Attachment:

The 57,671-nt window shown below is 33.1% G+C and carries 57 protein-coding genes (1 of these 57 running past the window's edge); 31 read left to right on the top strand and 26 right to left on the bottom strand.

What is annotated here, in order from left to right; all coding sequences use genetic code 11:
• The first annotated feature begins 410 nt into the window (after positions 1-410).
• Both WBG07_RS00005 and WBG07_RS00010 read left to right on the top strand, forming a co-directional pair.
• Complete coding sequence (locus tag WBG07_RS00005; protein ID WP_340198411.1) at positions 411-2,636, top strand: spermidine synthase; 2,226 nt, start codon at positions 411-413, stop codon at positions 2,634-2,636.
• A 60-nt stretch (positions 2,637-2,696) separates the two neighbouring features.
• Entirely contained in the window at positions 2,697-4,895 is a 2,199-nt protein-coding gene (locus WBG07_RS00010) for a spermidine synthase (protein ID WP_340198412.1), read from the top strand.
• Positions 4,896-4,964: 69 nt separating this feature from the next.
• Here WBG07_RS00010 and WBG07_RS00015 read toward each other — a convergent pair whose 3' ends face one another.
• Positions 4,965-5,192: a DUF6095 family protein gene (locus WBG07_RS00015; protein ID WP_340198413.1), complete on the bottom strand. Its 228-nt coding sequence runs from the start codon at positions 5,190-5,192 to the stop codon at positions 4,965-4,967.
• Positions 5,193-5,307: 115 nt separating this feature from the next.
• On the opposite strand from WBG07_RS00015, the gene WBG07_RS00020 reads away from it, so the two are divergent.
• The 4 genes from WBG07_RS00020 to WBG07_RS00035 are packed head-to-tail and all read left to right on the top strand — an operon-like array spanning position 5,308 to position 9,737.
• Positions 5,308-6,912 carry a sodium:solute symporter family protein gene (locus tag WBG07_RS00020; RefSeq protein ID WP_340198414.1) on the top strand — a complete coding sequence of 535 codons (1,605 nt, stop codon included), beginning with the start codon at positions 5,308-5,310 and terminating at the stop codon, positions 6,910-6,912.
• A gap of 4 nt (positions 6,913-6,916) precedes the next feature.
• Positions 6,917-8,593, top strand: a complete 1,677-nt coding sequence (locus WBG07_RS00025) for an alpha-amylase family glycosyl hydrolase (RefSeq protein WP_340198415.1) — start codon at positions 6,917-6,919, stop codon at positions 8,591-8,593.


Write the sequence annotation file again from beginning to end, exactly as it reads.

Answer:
The 57,671-nt window shown below is 33.1% G+C and carries 57 protein-coding genes (1 of these 57 running past the window's edge); 31 read left to right on the top strand and 26 right to left on the bottom strand.

What is annotated here, in order from left to right; all coding sequences use genetic code 11:
• The first annotated feature begins 410 nt into the window (after positions 1-410).
• Both WBG07_RS00005 and WBG07_RS00010 read left to right on the top strand, forming a co-directional pair.
• Complete coding sequence (locus tag WBG07_RS00005; protein ID WP_340198411.1) at positions 411-2,636, top strand: spermidine synthase; 2,226 nt, start codon at positions 411-413, stop codon at positions 2,634-2,636.
• A 60-nt stretch (positions 2,637-2,696) separates the two neighbouring features.
• Entirely contained in the window at positions 2,697-4,895 is a 2,199-nt protein-coding gene (locus WBG07_RS00010) for a spermidine synthase (protein ID WP_340198412.1), read from the top strand.
• Positions 4,896-4,964: 69 nt separating this feature from the next.
• Here WBG07_RS00010 and WBG07_RS00015 read toward each other — a convergent pair whose 3' ends face one another.
• Positions 4,965-5,192: a DUF6095 family protein gene (locus WBG07_RS00015; protein ID WP_340198413.1), complete on the bottom strand. Its 228-nt coding sequence runs from the start codon at positions 5,190-5,192 to the stop codon at positions 4,965-4,967.
• Positions 5,193-5,307: 115 nt separating this feature from the next.
• On the opposite strand from WBG07_RS00015, the gene WBG07_RS00020 reads away from it, so the two are divergent.
• The 4 genes from WBG07_RS00020 to WBG07_RS00035 are packed head-to-tail and all read left to right on the top strand — an operon-like array spanning position 5,308 to position 9,737.
• Positions 5,308-6,912 carry a sodium:solute symporter family protein gene (locus tag WBG07_RS00020; RefSeq protein ID WP_340198414.1) on the top strand — a complete coding sequence of 535 codons (1,605 nt, stop codon included), beginning with the start codon at positions 5,308-5,310 and terminating at the stop codon, positions 6,910-6,912.
• A gap of 4 nt (positions 6,913-6,916) precedes the next feature.
• Positions 6,917-8,593, top strand: a complete 1,677-nt coding sequence (locus WBG07_RS00025) for an alpha-amylase family glycosyl hydrolase (RefSeq protein WP_340198415.1) — start codon at positions 6,917-6,919, stop codon at positions 8,591-8,593.